A pangram is a string that contains every letter
z of the English alphabet, case-insensitive. (It's OK if the pangram contains more than one copy of a letter, or if it contains non-letter characters in addition to the letters.)
Write a program or function whose input is a list of strings, and which outputs one or more strings which have the following properties:
- Each output string must be a pangram.
- Each output string must be formed by concatenating one or more strings from the input list, separated by spaces.
- Each output string must be the shortest, or tied for the shortest, among all strings with these properties.
Many programs will choose to output only one string; you'd only want to output more than one string if you'd otherwise have to write extra code to limit the output.
You may assume that the input contains no unprintable characters or spaces, and that no word in it is more than (26 times the natural logarithm of the length of the list) characters long. (You may not assume, however, that the input contains nothing but letters, or only lowercase letters; punctuation marks and uppercase letters are entirely possible.)
Input and output can be given in any reasonable format. For testing your program, I recommend using two test cases: a dictionary of English words (most computers have one), and the following case (for which a perfect (26-letter) pangram is impossible, so you'd have to find one containing duplicate letters):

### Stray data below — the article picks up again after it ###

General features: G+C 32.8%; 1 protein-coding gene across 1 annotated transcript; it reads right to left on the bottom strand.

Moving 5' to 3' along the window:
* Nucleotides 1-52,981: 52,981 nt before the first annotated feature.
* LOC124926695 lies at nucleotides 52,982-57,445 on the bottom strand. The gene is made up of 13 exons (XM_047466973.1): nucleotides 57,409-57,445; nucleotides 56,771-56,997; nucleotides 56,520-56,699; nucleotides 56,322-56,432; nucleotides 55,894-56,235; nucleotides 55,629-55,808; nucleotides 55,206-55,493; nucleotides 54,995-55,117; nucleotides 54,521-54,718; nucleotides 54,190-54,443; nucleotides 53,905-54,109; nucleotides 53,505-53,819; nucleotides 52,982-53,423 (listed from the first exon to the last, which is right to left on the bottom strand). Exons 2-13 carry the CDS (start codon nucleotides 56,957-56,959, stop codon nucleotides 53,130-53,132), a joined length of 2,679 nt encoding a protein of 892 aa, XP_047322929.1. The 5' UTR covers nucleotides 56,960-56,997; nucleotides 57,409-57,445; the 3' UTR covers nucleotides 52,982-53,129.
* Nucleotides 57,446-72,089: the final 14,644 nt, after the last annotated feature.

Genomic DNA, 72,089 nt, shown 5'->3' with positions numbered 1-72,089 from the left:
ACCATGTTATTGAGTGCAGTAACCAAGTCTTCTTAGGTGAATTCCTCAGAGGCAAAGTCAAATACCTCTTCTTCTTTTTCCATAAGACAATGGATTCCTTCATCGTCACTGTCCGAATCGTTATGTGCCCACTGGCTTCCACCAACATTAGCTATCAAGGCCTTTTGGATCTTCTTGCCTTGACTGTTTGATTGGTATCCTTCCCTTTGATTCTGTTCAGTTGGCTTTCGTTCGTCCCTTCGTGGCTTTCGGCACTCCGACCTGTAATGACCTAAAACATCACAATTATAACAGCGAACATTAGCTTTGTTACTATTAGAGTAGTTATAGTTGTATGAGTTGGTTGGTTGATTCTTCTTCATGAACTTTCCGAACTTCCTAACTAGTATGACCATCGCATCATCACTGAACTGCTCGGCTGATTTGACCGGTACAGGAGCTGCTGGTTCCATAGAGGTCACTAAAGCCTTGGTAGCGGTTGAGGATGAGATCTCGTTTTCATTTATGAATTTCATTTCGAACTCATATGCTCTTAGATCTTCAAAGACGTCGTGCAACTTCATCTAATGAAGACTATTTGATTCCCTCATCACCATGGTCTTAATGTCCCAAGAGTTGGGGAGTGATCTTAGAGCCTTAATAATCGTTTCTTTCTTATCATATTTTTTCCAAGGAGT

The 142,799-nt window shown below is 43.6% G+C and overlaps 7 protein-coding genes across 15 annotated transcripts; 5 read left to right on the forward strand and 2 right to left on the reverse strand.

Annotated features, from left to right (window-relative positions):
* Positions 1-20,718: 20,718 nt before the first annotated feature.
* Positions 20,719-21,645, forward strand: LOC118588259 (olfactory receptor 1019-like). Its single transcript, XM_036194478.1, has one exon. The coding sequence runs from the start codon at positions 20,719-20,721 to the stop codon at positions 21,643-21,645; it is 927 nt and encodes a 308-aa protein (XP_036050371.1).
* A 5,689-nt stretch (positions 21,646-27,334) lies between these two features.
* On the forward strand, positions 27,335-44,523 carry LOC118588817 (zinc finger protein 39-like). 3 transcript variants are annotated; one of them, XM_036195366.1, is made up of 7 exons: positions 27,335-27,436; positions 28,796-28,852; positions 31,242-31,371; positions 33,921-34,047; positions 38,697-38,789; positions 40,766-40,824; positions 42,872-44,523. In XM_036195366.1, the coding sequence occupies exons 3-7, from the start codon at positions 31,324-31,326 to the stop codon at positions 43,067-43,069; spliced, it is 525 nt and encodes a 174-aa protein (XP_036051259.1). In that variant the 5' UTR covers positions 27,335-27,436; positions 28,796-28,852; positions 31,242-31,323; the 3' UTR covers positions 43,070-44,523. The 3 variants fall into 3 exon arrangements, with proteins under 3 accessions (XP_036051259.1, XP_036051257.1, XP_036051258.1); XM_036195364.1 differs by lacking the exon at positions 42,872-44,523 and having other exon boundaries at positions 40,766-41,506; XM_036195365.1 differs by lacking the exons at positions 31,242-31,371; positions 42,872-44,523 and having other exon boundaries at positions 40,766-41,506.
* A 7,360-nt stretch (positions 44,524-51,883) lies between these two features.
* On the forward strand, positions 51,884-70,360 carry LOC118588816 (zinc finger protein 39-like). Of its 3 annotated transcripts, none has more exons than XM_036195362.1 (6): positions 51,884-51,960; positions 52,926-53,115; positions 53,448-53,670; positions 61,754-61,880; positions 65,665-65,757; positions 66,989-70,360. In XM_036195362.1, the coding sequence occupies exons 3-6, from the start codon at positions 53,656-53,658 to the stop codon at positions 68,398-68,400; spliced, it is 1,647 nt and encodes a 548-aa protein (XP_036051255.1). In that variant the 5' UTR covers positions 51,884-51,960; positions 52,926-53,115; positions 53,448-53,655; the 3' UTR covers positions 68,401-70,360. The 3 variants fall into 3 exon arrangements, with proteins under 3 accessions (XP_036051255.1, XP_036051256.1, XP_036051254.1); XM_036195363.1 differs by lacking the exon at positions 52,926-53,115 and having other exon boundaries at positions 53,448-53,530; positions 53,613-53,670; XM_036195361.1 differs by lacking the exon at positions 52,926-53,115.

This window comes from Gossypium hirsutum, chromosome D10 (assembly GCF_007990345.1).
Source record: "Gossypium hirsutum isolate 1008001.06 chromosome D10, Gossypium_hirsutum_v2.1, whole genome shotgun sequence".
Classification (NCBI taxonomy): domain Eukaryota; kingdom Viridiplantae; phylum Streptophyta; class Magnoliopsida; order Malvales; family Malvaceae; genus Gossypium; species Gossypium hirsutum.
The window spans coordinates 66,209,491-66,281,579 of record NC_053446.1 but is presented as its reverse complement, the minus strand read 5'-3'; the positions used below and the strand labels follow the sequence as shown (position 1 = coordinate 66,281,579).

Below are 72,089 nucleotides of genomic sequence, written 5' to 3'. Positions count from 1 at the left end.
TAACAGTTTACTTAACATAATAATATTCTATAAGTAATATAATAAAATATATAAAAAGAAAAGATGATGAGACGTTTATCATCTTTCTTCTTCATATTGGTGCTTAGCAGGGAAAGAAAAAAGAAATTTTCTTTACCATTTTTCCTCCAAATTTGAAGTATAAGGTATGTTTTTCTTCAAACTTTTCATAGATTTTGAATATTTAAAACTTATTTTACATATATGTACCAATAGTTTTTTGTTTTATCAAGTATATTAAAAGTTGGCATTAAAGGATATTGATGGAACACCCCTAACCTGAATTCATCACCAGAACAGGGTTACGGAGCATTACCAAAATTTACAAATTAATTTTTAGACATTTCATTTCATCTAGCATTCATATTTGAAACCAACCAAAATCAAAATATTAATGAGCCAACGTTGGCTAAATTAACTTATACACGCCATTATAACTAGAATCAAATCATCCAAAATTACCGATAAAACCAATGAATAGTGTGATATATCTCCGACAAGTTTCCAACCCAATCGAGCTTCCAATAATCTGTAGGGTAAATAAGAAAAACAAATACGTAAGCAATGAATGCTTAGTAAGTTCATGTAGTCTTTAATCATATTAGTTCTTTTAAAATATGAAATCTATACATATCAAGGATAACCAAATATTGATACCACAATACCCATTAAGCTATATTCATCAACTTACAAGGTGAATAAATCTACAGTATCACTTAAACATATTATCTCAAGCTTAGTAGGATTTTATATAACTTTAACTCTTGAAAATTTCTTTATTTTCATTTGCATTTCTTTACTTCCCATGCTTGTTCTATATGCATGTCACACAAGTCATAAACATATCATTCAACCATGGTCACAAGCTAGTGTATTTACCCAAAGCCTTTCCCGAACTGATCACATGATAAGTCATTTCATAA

abcdefghi defghijkl ijklmnop lmnopqrs opqrstuvw rstuvwxyz
You should include a sample of your program's output along with your submission. (This may well be different for different people as a result of using different word lists.)
This is a restricted-complexity code-golf challenge. The winner is the shortest program (in bytes) that runs in polynomial time. (A summary for people who don't know what that means: if you double the size of the word list, the program should become slower by no more than a constant factor. However, the constant factor in question can be as large as you like. For example, it's valid for it to become four times slower, or eight times slower, but not for it to become smaller by a factor of the length of the word list; the factor via which it becomes slower must be bounded.)